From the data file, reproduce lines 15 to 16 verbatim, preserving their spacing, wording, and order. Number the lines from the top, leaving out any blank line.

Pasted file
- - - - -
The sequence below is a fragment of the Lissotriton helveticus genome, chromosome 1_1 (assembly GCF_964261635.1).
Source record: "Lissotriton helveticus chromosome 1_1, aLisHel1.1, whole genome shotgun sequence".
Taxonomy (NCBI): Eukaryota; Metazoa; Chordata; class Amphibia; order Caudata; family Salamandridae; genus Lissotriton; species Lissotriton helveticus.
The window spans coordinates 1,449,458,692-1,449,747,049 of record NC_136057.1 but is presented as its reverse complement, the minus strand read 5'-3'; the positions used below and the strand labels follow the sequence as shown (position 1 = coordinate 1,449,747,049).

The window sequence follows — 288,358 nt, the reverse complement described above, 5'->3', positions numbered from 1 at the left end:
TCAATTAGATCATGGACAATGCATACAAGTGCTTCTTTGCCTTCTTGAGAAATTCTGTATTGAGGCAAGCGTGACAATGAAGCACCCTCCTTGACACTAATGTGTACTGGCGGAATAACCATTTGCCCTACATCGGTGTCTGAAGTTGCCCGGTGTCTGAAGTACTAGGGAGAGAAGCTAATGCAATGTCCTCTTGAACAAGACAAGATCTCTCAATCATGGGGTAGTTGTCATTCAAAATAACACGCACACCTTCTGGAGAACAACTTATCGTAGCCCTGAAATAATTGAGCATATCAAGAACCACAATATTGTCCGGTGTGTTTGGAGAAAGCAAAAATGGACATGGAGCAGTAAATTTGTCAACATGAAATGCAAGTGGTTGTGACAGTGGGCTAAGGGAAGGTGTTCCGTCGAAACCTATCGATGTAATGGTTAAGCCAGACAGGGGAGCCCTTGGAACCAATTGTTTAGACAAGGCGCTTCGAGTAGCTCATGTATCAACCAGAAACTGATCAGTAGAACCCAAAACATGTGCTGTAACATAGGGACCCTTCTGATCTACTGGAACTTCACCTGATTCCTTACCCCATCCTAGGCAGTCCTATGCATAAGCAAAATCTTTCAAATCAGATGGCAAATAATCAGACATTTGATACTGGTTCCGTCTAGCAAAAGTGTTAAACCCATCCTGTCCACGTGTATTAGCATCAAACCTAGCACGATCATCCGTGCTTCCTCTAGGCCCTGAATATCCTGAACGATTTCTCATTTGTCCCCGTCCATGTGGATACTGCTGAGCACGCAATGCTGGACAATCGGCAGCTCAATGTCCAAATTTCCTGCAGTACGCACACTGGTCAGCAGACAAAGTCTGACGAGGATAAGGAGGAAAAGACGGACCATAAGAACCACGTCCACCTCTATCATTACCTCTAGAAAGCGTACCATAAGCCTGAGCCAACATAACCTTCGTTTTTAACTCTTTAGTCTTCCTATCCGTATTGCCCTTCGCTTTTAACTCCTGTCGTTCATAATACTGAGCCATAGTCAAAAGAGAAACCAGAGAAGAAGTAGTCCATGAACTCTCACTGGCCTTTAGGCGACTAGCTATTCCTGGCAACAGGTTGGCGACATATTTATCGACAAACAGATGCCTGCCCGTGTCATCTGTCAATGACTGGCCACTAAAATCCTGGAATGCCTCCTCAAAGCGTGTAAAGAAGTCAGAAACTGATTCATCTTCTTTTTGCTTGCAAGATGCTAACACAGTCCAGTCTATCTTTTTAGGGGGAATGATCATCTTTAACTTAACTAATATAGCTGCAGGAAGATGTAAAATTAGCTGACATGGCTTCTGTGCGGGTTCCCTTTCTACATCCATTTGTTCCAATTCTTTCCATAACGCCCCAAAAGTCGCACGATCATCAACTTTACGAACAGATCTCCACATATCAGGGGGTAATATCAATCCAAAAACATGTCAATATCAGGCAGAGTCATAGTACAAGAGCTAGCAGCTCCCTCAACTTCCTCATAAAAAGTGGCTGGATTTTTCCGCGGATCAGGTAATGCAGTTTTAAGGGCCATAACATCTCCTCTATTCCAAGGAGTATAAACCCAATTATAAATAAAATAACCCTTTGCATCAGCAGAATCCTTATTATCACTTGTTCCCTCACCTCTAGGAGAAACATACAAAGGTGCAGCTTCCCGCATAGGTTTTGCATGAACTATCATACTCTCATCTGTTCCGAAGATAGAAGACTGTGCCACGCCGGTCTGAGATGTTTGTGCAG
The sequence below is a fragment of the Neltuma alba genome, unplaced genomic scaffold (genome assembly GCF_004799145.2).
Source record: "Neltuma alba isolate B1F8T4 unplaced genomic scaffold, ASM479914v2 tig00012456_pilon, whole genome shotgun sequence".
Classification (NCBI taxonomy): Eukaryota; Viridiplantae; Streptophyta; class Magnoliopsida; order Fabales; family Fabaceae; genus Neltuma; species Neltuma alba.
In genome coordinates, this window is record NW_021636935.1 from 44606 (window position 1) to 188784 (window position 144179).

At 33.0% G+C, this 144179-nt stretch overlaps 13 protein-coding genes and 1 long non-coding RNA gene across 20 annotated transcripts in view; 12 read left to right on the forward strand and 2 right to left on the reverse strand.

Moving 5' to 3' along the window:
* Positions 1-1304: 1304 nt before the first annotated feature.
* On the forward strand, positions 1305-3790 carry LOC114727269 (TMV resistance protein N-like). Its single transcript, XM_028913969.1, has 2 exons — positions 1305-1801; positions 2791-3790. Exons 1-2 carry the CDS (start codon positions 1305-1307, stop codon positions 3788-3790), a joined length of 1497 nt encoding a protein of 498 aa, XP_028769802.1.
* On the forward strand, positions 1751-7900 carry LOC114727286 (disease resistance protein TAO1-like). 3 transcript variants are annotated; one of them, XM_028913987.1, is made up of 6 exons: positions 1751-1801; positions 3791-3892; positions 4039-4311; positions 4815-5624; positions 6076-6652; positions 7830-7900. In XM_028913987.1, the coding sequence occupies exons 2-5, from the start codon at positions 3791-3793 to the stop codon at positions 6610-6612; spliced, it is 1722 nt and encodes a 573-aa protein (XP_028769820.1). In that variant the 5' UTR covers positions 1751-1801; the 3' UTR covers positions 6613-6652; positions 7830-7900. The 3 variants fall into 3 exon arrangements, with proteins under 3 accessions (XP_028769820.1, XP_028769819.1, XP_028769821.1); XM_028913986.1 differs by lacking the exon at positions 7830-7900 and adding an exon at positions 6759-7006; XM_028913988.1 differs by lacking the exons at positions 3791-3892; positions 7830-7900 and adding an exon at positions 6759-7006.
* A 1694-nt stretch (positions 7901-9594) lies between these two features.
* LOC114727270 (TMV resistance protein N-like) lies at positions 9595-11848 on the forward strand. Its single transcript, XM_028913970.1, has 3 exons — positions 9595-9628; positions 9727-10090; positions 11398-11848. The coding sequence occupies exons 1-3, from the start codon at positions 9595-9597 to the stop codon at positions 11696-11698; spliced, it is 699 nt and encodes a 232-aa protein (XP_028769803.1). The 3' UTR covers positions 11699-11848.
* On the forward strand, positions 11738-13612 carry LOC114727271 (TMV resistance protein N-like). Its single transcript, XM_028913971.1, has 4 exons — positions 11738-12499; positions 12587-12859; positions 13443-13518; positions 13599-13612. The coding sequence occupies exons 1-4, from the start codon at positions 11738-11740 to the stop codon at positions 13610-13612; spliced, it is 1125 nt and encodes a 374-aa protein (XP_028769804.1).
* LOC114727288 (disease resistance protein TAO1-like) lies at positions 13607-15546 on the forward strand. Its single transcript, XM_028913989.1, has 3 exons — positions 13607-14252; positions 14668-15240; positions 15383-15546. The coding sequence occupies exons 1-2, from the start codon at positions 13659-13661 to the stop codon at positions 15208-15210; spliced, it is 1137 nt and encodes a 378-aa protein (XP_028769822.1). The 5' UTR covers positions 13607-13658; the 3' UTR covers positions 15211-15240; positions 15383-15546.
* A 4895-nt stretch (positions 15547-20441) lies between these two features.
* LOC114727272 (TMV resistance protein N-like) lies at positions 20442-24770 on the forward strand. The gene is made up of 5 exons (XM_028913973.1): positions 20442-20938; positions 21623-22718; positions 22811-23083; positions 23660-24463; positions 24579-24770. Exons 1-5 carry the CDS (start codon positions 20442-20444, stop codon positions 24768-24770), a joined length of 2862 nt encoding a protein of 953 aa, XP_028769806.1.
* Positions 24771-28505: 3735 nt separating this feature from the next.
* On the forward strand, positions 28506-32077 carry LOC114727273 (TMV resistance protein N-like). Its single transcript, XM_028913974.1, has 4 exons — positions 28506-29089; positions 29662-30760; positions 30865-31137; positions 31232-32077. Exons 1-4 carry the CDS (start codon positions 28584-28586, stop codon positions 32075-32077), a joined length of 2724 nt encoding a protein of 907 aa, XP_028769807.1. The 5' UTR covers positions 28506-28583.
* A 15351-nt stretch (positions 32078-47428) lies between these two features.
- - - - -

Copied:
* On the forward strand, positions 1751-7900 carry LOC114727286 (disease resistance protein TAO1-like). 3 transcript variants are annotated; one of them, XM_028913987.1, is made up of 6 exons: positions 1751-1801; positions 3791-3892; positions 4039-4311; positions 4815-5624; positions 6076-6652; positions 7830-7900. In XM_028913987.1, the coding sequence occupies exons 2-5, from the start codon at positions 3791-3793 to the stop codon at positions 6610-6612; spliced, it is 1722 nt and encodes a 573-aa protein (XP_028769820.1). In that variant the 5' UTR covers positions 1751-1801; the 3' UTR covers positions 6613-6652; positions 7830-7900. The 3 variants fall into 3 exon arrangements, with proteins under 3 accessions (XP_028769820.1, XP_028769819.1, XP_028769821.1); XM_028913986.1 differs by lacking the exon at positions 7830-7900 and adding an exon at positions 6759-7006; XM_028913988.1 differs by lacking the exons at positions 3791-3892; positions 7830-7900 and adding an exon at positions 6759-7006.
* A 1694-nt stretch (positions 7901-9594) lies between these two features.